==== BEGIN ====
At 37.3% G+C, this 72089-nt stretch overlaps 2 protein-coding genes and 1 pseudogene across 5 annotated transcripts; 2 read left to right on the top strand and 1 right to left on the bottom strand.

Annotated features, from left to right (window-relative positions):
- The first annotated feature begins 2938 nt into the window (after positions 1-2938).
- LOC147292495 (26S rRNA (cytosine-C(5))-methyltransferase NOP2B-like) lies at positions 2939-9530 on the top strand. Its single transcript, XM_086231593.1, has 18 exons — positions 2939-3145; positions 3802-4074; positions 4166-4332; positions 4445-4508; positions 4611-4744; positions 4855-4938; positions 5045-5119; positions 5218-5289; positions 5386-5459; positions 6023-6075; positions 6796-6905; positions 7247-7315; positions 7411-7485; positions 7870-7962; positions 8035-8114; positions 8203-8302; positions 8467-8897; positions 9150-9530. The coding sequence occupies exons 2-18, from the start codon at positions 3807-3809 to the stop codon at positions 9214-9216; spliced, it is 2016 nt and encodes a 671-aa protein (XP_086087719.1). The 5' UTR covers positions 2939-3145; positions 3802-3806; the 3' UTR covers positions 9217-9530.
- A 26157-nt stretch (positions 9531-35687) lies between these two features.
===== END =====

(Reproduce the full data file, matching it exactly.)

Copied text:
At 37.3% G+C, this 72089-nt stretch overlaps 2 protein-coding genes and 1 pseudogene across 5 annotated transcripts; 2 read left to right on the top strand and 1 right to left on the bottom strand.

Annotated features, from left to right (window-relative positions):
- The first annotated feature begins 2938 nt into the window (after positions 1-2938).
- LOC147292495 (26S rRNA (cytosine-C(5))-methyltransferase NOP2B-like) lies at positions 2939-9530 on the top strand. Its single transcript, XM_086231593.1, has 18 exons — positions 2939-3145; positions 3802-4074; positions 4166-4332; positions 4445-4508; positions 4611-4744; positions 4855-4938; positions 5045-5119; positions 5218-5289; positions 5386-5459; positions 6023-6075; positions 6796-6905; positions 7247-7315; positions 7411-7485; positions 7870-7962; positions 8035-8114; positions 8203-8302; positions 8467-8897; positions 9150-9530. The coding sequence occupies exons 2-18, from the start codon at positions 3807-3809 to the stop codon at positions 9214-9216; spliced, it is 2016 nt and encodes a 671-aa protein (XP_086087719.1). The 5' UTR covers positions 2939-3145; positions 3802-3806; the 3' UTR covers positions 9217-9530.
- A 26157-nt stretch (positions 9531-35687) lies between these two features.